by saying something like: "This proposal describes
a study in place X collecting data Y which can address
All this should fit on one page. By the end of that
first page, the reader knows what you are trying to
do and why.
C. Background/Previous Work
You have now defined the problem and told the reader
why it is important. The logical next question is
"Why don't we already know the answer if it's
that important? Haven't other people been studying
this? What more can you provide?" Here you review
previous work (including your own recent data), but only to the extent necessary to answer these questions. A proposal is not the place for a massive data
dump and a full interpretation of the details. The
key point to make is the distinction between what
we do know (Jones has shown, but Smith found...) and
what we don't. Identify the gap in knowledge and explain
why this gap exists (what other studies fail to do
that would have resolved the issue?) Jones didn't
collect the same type of data Smith did, or Jones
assumed something different and neither one tested
that as gumption.
Again, in a brief final paragraph, say that this proposal
describes a study that will fill that gap/test that
assumption by doing whatever you said was needed to
rectify the deficiencies.
D. Proposed Work, Concept (Strategy)
The problem is identified, it's important, and we
know what the gap is. So now the question is, "How
are you going to solve it?" Explain what is needed
to fill that gap — the kind of data and
strategy required. We need to study a locale that
has certain features, to collect a combination of
data types not previously done, to be able to hold
one variable constant while allowing others to vary.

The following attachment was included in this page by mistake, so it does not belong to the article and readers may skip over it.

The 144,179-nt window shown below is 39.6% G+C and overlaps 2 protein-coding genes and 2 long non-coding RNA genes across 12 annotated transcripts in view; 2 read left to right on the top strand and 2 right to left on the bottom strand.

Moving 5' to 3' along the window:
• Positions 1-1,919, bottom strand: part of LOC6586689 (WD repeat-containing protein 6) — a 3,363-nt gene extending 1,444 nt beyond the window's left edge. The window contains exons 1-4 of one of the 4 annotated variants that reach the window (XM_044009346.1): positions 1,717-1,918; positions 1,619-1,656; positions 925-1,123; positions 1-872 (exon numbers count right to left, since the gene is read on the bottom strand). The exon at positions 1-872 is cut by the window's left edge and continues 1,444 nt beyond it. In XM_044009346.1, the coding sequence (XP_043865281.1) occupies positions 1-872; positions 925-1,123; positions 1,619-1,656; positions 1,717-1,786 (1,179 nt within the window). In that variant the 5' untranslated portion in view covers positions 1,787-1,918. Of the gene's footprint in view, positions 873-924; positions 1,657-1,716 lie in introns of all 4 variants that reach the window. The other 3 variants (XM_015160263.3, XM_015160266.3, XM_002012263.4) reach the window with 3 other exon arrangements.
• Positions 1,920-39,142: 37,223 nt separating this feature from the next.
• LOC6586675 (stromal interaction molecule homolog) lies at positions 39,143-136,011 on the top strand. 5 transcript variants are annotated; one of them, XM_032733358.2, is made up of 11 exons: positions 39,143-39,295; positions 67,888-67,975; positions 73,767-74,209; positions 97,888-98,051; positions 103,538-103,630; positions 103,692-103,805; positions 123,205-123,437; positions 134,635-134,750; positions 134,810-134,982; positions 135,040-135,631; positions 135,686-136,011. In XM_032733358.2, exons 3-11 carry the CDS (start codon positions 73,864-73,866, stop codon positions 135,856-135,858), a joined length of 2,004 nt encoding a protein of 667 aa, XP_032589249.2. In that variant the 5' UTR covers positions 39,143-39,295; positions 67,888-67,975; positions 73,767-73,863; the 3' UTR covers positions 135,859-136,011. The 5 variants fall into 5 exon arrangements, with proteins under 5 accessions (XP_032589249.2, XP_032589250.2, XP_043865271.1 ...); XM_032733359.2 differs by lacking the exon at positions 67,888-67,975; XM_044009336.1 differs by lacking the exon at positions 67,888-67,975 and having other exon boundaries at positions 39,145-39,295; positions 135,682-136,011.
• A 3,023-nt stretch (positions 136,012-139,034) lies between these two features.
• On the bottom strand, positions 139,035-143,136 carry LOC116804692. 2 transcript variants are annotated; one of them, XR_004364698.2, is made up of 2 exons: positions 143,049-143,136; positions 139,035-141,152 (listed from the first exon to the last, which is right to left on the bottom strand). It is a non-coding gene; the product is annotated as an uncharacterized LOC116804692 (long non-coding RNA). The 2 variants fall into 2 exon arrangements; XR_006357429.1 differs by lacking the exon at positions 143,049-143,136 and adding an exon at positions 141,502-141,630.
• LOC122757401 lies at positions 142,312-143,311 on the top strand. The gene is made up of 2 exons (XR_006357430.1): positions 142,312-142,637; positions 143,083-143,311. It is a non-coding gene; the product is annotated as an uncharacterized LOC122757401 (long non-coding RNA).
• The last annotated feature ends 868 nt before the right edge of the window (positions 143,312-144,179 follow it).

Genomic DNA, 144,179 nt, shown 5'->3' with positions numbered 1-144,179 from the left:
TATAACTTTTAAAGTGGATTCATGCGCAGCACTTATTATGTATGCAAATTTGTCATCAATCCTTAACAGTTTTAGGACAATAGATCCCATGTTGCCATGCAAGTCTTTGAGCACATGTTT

This section can be pretty short.
E. Proposed Work, Methods (Tactics)
Exactly where (geographically)
will you gowhy is it appropriate in light
of the strategy just defined? How will you lay out
the field program and why, in relation
to strategy? What analyses will you do when you get
back? Most people can write this part pretty easily,
but keep in mind that each of the techniques/analyses
should have some clear relevance to the strategy.
F. The Grand Finale (Significance
Many people stop with step E, assuming that it will
be obvious to the reader how the data just described
will answer the question posed at the beginning. This
is risky — possibly it is not obvious to
your reader. This may be because you haven't really
thought about it yourself. You have worked the reader
down to very specific details; now remind them of
the original goal and explain how the data will fill
the gap (Part C) to answer the question (Part B) by
using the Strategy (Part D). Examples: By combining
X and Y types of data you can discriminate
between two alternative theories; if A and B correlate
that will tell us the hypothesis is false. With some
creative thinking, you may be able to come up with
a can't—lose situation: no matter how the results
come out you will answer the question one way or the
III. A Final Piece of
Advice, for Those of all Levels of Experience
Try showing your proposal to a colleague in the same
field whose opinion you trust — the sort
of person who might well be chosen as a reviewer.
Ask if they understand your reasoning and whether
they see any possible problems. Heed their advice.
Most people write their proposals in such a hurry
that they don't have time to do this before submission.
But an ounce of prevention (a few days for prereview)
may be worth a pound of cure (months of waiting, only
to be blasted by reviewers, then months more for the
Last updated: May 4, 2011